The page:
Images Can Impact Reality

Images Can Impact Reality

The media has it in for kids to judge by the avalanche of unfiltered images they are spreading over every medium. For many long years I have heard Industry professionals say that they are only doing their jobs when they disseminate these images, most without critical comment. In Show Business the most damaging images and dramatic sequences are produced using children with the defense that “This is Art, not Reality,” or alternately, “We are only reflecting real Life.”

This ranges from the tame ‘tempest in a teapot’ we just experienced with the two year-old on “Modern Family” dropping the F-bomb (but not really, of course)…to the overt sexualization of tabloid marketers pushing photos of Miley attacking a penis-shaped birthday cake to the new perfume being hawked by Dakota Fanning.

Into this ocean of imagery we must find some kind of contextual relationship to the ‘hard-news’ of the day; the multiple arrests of pedophiles tightly bound to the Entertainment Industry, the recent arrest of a schoolteacher who took deeply disturbing photos of his 3rd grade wards, to the death of a 9 year-old who, suffering from cancer, was bullied into her grave…not to mention the 3-to-5 children who are murdered every day by a close family member in this country, or the tens of thousands of kids who simply go missing every year.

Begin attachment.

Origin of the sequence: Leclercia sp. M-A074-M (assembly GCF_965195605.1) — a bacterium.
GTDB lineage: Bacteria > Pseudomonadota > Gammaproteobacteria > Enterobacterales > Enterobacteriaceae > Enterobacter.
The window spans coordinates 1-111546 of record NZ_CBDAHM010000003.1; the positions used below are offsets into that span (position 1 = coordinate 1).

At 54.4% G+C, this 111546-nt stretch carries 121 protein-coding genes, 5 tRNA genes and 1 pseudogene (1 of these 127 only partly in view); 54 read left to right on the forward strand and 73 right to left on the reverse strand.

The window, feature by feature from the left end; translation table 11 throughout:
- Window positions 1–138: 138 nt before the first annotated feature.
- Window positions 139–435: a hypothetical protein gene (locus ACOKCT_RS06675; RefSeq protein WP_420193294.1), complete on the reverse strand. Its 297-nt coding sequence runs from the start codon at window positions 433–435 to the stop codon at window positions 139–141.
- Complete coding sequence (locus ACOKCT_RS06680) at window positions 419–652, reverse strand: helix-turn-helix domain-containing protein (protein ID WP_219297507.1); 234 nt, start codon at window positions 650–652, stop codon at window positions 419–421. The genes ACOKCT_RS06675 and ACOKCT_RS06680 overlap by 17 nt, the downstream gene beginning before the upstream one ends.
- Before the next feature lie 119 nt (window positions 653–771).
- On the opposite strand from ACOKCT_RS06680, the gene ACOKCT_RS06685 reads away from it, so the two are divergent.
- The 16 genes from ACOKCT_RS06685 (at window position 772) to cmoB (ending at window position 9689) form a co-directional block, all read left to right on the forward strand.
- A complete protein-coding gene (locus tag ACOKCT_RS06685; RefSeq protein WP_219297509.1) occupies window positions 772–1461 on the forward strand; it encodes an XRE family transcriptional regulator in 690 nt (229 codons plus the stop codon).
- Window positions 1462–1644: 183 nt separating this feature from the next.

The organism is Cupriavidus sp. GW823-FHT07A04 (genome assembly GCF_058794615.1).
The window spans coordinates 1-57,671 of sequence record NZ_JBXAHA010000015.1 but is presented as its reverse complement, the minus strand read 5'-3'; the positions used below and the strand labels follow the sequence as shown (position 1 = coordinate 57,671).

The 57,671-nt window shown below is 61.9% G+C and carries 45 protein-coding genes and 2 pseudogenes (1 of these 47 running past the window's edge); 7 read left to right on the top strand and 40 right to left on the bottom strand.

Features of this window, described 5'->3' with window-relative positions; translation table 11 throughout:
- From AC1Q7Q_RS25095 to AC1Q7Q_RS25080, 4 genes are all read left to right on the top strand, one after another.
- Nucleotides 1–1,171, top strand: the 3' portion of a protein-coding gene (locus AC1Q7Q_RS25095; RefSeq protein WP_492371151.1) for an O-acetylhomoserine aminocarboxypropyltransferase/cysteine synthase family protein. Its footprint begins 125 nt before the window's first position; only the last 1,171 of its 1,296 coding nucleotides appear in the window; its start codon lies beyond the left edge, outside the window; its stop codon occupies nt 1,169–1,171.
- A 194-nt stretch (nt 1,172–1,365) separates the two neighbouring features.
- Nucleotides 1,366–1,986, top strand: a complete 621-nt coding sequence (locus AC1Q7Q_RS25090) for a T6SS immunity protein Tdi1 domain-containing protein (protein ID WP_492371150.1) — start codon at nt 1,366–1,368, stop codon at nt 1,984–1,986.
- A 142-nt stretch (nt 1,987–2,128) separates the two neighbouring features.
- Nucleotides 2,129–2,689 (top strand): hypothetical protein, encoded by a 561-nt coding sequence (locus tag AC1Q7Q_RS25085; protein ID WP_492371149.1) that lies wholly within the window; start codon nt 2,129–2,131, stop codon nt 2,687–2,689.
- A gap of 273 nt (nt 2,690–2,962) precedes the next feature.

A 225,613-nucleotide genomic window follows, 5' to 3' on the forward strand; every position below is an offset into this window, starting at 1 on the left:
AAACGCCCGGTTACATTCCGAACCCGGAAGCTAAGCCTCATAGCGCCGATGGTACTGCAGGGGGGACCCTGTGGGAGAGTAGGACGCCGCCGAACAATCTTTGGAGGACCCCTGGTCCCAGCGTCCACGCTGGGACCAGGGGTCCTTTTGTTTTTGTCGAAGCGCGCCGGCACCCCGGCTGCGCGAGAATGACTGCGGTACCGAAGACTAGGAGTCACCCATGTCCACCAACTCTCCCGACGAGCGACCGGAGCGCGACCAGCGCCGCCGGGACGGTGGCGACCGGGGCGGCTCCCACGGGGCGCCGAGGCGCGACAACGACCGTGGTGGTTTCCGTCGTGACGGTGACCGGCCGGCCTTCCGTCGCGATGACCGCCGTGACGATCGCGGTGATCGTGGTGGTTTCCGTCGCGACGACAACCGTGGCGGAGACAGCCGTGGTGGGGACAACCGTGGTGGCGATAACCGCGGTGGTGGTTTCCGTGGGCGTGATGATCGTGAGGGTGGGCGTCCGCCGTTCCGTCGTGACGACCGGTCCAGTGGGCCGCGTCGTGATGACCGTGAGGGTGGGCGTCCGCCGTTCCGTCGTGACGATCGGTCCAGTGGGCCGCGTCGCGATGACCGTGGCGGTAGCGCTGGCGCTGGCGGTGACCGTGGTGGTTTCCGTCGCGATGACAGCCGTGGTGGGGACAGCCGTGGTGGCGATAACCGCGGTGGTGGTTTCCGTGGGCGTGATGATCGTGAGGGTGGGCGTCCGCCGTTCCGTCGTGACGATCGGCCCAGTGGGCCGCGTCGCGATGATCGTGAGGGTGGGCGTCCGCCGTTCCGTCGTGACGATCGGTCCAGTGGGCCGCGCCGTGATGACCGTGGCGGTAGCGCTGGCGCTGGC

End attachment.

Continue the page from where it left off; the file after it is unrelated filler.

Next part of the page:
The real and the pretend have gotten all mixed up in our media-saturated Society.

Discernment is not a trait generally applied to young people, especially those who have not yet arrived at puberty, yet these are the very targets of much of today’s advertising and marketing. On the heels of “Toddlers & Tiaras” we suddenly discover that push-up bras and bikinis are being shoved into the marketplace. Like it or not, these “dots” are connected in space and time.

Madonna is going to be the half-time attraction at the Super Bowl. In my mind I keep hearing her explaining, in her early 40’s, why “I never let my own kids see what I was doing in my 20’s.” Who would know better than Madonna the impact of ill-considered imagery that never went away?

“Then why,” I want to shout, “did you show it all to MY kids?”